2018-03-27

At work, I've been stuck doing ops stuff lately (mind numbingly boring), so, I've been following along with bitwise, and today I actually learned some new C things, making today not a complete waste. One of them is a C99 thing; admittedly, I haven't done much C99 in my time. The other relates to unions, which I also haven't done much with --- I've never really had much use for them. The finally is a way to print non-NULL terminated C strings (aka substrings).

C99 variadic macros

One thing Per does in bitwise is define tests that just get run all the time. When I'm working on the development side of things, I want these to display some output, but in a release build, I don't want them to display anything. I also don't want to set the NDEBUG flag, neutering assertions so I've got something like the following:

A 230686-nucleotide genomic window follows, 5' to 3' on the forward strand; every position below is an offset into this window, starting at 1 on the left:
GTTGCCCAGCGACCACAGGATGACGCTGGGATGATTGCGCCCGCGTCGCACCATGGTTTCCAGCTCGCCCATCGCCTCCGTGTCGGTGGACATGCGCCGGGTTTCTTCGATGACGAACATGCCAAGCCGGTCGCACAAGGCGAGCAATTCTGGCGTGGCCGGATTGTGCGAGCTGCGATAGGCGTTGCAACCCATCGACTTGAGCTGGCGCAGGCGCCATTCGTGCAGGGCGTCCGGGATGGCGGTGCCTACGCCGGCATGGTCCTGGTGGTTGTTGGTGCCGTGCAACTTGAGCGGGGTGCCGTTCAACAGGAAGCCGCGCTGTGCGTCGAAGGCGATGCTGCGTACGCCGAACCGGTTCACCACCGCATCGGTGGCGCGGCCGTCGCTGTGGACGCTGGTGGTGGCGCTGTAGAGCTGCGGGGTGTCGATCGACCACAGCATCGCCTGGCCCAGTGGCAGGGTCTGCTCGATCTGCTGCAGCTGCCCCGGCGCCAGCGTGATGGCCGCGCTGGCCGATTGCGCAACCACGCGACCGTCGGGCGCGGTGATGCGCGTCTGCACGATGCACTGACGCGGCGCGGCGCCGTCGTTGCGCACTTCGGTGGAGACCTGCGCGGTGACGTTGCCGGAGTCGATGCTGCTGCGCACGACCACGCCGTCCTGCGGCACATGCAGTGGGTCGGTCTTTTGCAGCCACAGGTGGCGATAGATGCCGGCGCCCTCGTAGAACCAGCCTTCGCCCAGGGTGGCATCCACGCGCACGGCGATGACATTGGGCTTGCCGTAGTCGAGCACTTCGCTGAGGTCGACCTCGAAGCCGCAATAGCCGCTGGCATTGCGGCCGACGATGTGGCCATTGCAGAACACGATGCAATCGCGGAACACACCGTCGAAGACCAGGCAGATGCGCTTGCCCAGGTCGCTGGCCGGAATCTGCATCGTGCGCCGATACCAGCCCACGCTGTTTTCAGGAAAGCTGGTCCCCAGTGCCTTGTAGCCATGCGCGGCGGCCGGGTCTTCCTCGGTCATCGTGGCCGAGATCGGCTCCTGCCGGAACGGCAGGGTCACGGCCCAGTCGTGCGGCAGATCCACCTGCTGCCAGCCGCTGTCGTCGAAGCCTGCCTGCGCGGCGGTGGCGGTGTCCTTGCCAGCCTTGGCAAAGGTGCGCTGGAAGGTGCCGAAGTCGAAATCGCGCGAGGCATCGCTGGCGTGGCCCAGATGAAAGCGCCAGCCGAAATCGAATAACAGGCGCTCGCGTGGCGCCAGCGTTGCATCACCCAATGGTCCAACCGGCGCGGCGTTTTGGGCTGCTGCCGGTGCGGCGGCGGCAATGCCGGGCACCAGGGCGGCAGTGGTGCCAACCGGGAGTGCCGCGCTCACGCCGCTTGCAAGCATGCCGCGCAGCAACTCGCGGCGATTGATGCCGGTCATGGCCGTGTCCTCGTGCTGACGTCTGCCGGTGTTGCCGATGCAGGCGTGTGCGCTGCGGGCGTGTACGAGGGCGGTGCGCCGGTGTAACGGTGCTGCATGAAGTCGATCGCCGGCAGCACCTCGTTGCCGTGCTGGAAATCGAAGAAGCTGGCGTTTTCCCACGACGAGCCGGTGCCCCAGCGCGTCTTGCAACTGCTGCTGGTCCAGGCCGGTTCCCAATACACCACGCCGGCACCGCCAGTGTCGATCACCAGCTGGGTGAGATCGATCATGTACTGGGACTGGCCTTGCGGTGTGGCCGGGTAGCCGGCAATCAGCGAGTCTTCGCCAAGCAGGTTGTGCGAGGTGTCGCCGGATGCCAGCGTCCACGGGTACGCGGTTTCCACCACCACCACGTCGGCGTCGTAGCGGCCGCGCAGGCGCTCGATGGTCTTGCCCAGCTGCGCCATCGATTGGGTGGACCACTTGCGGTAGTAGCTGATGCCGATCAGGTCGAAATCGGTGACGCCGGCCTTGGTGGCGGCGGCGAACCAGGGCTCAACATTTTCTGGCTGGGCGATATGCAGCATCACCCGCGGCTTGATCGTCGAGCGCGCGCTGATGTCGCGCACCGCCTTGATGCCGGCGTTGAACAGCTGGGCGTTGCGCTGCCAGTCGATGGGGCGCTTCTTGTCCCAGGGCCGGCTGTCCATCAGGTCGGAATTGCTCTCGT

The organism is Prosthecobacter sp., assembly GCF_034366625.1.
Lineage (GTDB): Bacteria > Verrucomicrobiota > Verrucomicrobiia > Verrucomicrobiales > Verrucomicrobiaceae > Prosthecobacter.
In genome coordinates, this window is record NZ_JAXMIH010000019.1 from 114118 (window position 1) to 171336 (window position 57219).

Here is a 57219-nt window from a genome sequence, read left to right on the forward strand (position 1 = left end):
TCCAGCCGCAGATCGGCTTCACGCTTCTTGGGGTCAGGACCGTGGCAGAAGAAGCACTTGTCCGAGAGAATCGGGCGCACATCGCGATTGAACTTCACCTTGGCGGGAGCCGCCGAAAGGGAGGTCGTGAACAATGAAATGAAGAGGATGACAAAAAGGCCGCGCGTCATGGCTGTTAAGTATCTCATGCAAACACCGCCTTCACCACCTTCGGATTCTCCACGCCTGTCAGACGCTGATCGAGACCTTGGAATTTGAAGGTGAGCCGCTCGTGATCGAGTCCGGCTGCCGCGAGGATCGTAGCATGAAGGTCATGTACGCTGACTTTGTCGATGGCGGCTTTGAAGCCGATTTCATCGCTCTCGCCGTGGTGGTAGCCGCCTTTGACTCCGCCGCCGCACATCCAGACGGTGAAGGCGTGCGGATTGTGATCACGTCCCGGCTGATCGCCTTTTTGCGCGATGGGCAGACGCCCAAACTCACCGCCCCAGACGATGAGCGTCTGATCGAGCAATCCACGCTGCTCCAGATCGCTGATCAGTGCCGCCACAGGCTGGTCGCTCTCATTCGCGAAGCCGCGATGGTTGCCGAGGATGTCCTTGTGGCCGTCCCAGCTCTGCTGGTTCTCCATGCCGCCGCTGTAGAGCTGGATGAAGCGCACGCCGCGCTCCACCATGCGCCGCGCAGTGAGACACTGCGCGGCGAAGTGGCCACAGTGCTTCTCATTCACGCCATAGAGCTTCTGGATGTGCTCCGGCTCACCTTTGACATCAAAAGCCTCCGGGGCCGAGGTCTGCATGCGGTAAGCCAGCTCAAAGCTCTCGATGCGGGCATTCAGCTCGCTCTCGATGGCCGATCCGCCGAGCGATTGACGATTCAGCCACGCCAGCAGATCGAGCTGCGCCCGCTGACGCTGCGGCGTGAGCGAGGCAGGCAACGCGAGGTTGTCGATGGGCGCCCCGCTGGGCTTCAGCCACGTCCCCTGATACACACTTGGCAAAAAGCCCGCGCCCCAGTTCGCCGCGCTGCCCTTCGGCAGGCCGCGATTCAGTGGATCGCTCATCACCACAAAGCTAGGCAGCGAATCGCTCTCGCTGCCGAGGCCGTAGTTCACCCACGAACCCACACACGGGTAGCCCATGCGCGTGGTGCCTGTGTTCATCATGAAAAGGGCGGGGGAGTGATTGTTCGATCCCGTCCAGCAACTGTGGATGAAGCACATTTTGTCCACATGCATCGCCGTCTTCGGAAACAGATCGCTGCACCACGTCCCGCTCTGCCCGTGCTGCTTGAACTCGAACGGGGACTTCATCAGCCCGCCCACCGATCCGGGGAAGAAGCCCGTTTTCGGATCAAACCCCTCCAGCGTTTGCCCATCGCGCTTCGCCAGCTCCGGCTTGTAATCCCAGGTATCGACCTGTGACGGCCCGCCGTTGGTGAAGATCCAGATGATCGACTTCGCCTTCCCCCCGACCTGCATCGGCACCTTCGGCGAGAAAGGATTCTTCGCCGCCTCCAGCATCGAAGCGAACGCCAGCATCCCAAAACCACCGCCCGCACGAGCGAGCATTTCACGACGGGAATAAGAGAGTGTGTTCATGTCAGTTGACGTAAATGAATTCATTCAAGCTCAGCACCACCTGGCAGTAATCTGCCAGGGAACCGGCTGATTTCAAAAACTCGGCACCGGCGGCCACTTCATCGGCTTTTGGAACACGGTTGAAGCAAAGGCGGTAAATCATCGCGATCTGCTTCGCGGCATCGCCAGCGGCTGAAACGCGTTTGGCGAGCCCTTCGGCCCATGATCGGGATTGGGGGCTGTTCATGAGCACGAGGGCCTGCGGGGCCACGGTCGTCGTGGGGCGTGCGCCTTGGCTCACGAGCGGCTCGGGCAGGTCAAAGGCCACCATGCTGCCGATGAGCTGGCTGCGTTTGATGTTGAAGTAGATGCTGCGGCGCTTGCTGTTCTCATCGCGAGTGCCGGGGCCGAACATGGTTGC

#ifndef RELEASE
#define tprint(...) do { fprintf(stderr, __VA_ARGS__); } while (false)
#else
#define tprint(...) do {} while (false)
#endif

In a function, I might have

uint64_t
that_thing(uint64_t val)
{
    return val;
}


static void
test_that_thing(void)
{
    uint64  x = 0;

    tprint("test_that_thing\n");
    x = that_thing(47);
    assert(x == 47);
    tprint("x = %lu", (long unsigned)x);
    tprint("OK\n");
}

int
main(int argc, char *argv[])
{
    test_that_thing();

    // normal program stuff
}

I've got my all target set to:

.PHONY: all
all: $(TARGET)
    ./$(TARGET)

and then I run a watch make in a terminal. Works pretty well, and the resulting program keeps its self-checks baked in.

Unions and anonymous structs

I also learned that you can use a union with an anonymous struct to add fields to a struct:

struct Thing {
    int type;
    union {
        uint64_t    val;
        struct {
            int start;
            int end;
        };
    };
};

Substrings

Printing a substring is done with:

/* substr.c */
#include <stdio.h>

int
main(void)
{
    char buf[] = "hello, world!";
    printf("%.*s\n", (int)4, buf+1);
}

Building and running this:

$ make substr
cc     substr.c   -o substr
$ ./substr
ello

This is really useful; I don't know how I never knew about it!


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